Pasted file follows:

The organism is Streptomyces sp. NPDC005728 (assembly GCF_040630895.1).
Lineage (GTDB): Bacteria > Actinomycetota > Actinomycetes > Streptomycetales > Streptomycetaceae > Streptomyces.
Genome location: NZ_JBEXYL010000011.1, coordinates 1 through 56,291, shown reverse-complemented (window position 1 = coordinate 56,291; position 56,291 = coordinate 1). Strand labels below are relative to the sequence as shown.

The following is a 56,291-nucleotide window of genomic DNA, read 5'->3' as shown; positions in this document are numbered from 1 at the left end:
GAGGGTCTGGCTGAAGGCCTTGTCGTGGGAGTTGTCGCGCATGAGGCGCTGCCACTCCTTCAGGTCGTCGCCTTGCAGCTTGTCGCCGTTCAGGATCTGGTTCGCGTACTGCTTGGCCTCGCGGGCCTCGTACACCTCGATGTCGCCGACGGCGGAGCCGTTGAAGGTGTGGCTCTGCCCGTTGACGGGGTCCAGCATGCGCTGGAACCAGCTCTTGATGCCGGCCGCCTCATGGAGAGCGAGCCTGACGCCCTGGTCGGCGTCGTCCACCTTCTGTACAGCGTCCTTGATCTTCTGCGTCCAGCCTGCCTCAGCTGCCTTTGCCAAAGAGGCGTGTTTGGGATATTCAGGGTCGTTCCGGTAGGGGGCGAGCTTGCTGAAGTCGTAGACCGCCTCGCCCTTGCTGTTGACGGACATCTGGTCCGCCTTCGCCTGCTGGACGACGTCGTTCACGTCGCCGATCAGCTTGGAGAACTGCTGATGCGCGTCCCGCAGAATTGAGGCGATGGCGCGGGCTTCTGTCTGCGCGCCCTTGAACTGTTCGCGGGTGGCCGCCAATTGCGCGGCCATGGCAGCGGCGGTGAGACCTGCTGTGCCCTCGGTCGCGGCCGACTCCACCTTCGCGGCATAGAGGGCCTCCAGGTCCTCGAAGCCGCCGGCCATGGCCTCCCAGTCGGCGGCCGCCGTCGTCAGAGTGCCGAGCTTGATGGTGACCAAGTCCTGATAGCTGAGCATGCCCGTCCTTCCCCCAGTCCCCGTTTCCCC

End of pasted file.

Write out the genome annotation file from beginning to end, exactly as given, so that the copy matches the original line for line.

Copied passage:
The organism is Streptomyces sp. NPDC005728 (assembly GCF_040630895.1).
Lineage (GTDB): Bacteria > Actinomycetota > Actinomycetes > Streptomycetales > Streptomycetaceae > Streptomyces.
Genome location: NZ_JBEXYL010000011.1, coordinates 1 through 56,291, shown reverse-complemented (window position 1 = coordinate 56,291; position 56,291 = coordinate 1). Strand labels below are relative to the sequence as shown.

The following is a 56,291-nucleotide window of genomic DNA, read 5'->3' as shown; positions in this document are numbered from 1 at the left end:
GAGGGTCTGGCTGAAGGCCTTGTCGTGGGAGTTGTCGCGCATGAGGCGCTGCCACTCCTTCAGGTCGTCGCCTTGCAGCTTGTCGCCGTTCAGGATCTGGTTCGCGTACTGCTTGGCCTCGCGGGCCTCGTACACCTCGATGTCGCCGACGGCGGAGCCGTTGAAGGTGTGGCTCTGCCCGTTGACGGGGTCCAGCATGCGCTGGAACCAGCTCTTGATGCCGGCCGCCTCATGGAGAGCGAGCCTGACGCCCTGGTCGGCGTCGTCCACCTTCTGTACAGCGTCCTTGATCTTCTGCGTCCAGCCTGCCTCAGCTGCCTTTGCCAAAGAGGCGTGTTTGGGATATTCAGGGTCGTTCCGGTAGGGGGCGAGCTTGCTGAAGTCGTAGACCGCCTCGCCCTTGCTGTTGACGGACATCTGGTCCGCCTTCGCCTGCTGGACGACGTCGTTCACGTCGCCGATCAGCTTGGAGAACTGCTGATGCGCGTCCCGCAGAATTGAGGCGATGGCGCGGGCTTCTGTCTGCGCGCCCTTGAACTGTTCGCGGGTGGCCGCCAATTGCGCGGCCATGGCAGCGGCGGTGAGACCTGCTGTGCCCTCGGTCGCGGCCGACTCCACCTTCGCGGCATAGAGGGCCTCCAGGTCCTCGAAGCCGCCGGCCATGGCCTCCCAGTCGGCGGCCGCCGTCGTCAGAGTGCCGAGCTTGATGGTGACCAAGTCCTGATAGCTGAGCATGCCCGTCCTTCCCCCAGTCCCCGTTTCCCC